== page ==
"I'm Down for My Organization": The Rationality of Responses to Delinquency, Youth Crime, and Gangs: Scott H. Decker and G. David Curry
From 1985 until the mid-1990s, the u.S. experienced substantial increases in the levels of youth and gang violence. Gangs represent a substantial challenge to criminal justice and social service agencies. Justice Department estimates (National Youth Gang Center, forthcoming) suggest that there are more than 26 thousand gangs and over 800 thousand gang members in the United States. In the 1990s, gangs have greater access to automobiles and high-powered firearms than did their predecessors. And the conditions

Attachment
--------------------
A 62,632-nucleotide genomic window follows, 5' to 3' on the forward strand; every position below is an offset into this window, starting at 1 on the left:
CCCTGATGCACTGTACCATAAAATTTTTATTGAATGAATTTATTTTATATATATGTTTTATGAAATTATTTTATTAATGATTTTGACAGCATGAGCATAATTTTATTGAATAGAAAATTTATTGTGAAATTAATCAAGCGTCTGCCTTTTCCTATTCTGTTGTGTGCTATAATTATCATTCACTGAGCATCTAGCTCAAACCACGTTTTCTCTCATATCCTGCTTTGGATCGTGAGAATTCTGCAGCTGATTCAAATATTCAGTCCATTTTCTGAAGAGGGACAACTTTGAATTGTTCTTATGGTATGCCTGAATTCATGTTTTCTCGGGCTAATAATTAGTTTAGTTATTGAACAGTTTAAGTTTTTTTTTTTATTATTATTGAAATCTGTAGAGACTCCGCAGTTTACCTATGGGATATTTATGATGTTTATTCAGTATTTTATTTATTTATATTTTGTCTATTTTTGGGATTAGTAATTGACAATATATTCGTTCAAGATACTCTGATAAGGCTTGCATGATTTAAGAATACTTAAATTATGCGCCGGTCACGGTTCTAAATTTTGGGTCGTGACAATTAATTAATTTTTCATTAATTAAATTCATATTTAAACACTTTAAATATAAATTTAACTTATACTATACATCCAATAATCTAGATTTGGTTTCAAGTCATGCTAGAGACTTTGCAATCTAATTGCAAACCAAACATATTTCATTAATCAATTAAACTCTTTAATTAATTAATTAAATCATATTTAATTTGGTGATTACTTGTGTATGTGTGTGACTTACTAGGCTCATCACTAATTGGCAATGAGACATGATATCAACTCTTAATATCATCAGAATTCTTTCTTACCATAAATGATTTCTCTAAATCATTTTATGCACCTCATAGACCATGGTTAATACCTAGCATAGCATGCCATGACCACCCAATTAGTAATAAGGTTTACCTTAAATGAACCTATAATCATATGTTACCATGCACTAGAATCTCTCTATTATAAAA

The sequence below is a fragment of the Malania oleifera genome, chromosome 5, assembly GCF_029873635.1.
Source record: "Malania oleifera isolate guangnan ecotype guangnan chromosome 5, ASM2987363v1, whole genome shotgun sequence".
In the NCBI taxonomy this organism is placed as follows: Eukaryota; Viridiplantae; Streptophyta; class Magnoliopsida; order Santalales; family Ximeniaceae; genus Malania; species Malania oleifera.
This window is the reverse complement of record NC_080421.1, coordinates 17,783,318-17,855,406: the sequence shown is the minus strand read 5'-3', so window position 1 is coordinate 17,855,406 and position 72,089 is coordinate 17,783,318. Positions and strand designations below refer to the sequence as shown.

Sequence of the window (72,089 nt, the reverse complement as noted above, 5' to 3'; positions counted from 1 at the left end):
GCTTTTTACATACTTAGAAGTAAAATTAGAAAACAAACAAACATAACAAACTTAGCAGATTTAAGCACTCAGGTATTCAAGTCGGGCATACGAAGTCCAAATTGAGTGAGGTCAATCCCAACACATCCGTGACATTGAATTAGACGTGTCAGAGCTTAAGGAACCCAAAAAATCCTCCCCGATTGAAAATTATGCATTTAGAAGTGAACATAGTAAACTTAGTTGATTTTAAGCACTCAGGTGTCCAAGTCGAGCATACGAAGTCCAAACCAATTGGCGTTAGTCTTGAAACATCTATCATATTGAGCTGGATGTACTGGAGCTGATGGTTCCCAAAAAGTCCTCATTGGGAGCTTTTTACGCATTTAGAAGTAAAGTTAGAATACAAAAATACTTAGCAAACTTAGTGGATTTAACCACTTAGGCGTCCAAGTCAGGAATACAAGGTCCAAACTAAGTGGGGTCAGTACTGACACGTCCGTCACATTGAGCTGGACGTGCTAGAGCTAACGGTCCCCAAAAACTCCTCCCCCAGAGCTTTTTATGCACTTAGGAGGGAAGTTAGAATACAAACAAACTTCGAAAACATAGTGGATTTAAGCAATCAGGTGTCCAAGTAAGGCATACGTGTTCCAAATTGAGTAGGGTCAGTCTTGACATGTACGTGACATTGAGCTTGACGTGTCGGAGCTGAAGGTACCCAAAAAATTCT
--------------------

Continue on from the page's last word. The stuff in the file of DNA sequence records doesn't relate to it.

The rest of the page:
of urban areas, particularly the growth of the urban underclass (Jackson 1991; Hagedorn 1988; Klein 1995), portend greater difficulties in ending the conditions that spawn gangs. There is also evidence that gangs are spreading beyond the boundaries of cities and gaining a foothold in suburban and rural communities (Klein 1995). These circumstances make responding to gangs a difficult task for criminal justice and social service agencIes.